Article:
Accident investigation and risk assessment have for decades focused on the human factor, particularly 'human error'. Countless books and papers have been written about how to identify, classify, eliminate, prevent and compensate for it. This bias towards the study of performance failures, leads to a neglect of rmal or 'error-free' performance and the assumption that as failures and successes have different origins there is little to be gained from studying them together. Erik Hollnagel believes this assumption is false and that safety cant be attained only by eliminating risks and failures. The ETTO Principle looks at the common trait of people at work to adjust what they do to match the conditions - to what has happened, to what happens, and to what may happen. It proposes that this efficiency-thoroughness trade-off (ETTO) - usually sacrificing thoroughness for efficiency - is rmal. While in some cases the adjustments may lead to adverse outcomes, these are due to the very same processes that produce successes, rather than to errors and malfunctions. The ETTO Principle removes the need for specialised theories and models of failure and 'human error' and offers a viable basis for effective and just approaches to both reactive and proactive safety management.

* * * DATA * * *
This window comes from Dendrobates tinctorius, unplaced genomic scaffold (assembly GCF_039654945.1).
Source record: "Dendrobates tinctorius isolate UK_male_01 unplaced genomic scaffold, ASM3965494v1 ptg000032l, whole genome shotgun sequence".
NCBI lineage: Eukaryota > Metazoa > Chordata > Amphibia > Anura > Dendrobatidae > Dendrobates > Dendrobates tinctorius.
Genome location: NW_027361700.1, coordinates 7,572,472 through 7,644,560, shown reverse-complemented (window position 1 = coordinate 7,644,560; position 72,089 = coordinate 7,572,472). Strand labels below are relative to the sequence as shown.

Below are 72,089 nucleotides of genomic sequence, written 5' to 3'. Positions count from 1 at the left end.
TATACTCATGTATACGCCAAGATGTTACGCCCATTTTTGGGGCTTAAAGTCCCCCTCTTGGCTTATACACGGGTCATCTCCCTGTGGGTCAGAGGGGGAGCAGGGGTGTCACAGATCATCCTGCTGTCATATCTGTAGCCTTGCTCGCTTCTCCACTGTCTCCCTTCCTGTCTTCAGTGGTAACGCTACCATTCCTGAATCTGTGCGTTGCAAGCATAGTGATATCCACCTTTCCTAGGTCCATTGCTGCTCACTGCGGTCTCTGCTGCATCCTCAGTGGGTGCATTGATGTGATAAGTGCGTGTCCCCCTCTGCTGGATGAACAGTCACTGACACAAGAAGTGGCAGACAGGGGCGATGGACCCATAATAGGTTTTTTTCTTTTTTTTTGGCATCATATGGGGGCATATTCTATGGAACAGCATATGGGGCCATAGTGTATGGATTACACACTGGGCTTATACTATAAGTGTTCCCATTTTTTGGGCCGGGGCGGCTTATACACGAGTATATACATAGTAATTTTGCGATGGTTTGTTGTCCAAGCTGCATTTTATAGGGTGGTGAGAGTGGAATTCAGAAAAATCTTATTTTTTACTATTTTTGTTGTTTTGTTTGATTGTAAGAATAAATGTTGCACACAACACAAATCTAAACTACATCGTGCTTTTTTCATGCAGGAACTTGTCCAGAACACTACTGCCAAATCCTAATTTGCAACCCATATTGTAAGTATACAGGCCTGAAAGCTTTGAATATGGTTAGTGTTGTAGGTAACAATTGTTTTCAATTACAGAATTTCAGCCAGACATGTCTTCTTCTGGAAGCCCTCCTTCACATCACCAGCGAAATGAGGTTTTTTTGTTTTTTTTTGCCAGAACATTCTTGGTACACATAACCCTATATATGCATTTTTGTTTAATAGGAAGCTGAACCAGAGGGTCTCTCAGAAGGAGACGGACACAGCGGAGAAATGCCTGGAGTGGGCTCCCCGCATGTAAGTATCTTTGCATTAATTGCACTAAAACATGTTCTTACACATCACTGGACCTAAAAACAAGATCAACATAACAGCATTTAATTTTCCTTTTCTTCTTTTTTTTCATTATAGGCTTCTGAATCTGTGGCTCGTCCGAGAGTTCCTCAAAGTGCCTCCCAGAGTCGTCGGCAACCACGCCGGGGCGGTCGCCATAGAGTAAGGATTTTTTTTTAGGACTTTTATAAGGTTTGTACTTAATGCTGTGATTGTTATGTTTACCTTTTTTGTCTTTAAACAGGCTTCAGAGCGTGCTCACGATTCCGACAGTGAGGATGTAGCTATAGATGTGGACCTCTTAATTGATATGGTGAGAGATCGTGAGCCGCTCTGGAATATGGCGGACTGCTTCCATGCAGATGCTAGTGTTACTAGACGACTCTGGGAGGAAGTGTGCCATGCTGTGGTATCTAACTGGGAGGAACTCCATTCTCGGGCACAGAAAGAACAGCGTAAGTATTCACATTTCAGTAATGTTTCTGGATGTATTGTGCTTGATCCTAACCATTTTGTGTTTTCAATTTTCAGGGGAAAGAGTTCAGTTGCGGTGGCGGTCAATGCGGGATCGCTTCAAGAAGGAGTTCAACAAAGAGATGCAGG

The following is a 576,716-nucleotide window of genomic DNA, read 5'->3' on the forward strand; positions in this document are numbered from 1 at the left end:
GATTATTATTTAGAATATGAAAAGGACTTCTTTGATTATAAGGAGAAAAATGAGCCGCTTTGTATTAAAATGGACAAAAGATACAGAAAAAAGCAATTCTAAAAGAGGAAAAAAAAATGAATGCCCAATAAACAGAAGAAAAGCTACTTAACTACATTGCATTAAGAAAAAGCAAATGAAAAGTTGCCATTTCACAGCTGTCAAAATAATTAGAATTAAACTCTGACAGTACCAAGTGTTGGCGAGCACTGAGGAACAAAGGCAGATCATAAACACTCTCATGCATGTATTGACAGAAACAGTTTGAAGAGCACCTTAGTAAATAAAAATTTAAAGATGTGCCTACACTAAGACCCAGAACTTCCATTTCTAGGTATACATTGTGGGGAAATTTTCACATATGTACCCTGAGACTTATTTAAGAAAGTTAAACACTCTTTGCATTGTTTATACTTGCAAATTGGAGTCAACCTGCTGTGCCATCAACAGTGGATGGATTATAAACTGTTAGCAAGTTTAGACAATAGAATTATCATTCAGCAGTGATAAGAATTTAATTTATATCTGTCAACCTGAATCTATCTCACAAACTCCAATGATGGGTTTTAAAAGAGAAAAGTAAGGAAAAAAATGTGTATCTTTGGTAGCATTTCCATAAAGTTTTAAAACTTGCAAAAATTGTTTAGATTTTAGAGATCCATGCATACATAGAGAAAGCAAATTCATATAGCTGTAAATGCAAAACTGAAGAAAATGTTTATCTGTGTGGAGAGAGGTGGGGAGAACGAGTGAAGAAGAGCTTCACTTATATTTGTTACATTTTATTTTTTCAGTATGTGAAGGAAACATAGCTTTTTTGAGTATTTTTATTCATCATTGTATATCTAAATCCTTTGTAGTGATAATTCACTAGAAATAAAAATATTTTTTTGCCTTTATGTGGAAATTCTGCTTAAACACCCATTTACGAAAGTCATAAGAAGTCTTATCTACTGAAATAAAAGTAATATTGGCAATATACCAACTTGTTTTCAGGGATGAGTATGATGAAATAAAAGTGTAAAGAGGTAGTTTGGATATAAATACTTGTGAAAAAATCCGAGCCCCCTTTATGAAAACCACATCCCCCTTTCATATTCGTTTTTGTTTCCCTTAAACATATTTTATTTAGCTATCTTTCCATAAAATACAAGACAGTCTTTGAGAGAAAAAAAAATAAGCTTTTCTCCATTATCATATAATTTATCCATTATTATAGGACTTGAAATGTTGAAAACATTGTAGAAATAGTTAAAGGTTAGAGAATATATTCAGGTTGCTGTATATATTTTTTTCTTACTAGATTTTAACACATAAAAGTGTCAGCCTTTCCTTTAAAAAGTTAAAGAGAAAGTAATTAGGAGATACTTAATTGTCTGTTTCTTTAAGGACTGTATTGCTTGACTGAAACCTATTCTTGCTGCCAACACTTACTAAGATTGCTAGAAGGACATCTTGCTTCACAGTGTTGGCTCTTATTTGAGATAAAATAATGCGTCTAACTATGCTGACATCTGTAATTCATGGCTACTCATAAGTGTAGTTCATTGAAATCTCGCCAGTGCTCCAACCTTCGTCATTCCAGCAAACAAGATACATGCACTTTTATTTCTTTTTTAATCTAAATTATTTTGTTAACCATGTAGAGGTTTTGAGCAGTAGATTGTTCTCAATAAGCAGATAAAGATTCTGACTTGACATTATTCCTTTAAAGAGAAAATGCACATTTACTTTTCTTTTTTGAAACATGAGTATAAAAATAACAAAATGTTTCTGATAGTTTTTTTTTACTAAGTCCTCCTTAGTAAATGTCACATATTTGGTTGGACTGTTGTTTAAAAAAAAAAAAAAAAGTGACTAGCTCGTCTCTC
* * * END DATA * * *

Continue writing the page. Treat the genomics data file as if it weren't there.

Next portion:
Erik Hollnagel (PhD, Psychology) is Professor and Industrial Safety Chair at MINES ParisTech (France), Professor Emeritus at University of LinkA ping (Sweden), and Visiting Professor at the Norwegian University of Science and Technology (NTNU) in Trondheim (Norway). Since 1971 he has worked at universities, research centres and industries in several countries and with problems from several domains, including nuclear power generation, aerospace and aviation, air traffic management, software engineering, healthcare, and land-based traffic. His professional interests include industrial safety, resilience engineering, accident investigation, cognitive systems engineering and cognitive ergonomics. Erik Hollnagel has published more than 250 papers and authored or edited 13 books, some of the most recent titles being Resilience Engineering Perspectives: Remaining Sensitive to the Possibility of Failure (Ashgate, 2008), Resilience Engineering: Concepts and Precepts (Ashgate, 2006), Joint Cognitive Systems: Foundations of Cognitive Systems Engineering (Taylor & Francis, 2005) and Barriers and Accident Prevention (Ashgate, 2004). He is Editor-in-Chief of the Ashgate Studies in Resilience Engineering series and, together with Pietro C. Cacciabue, Editor-in-Chief of the international journal Cognition, Technology & Work.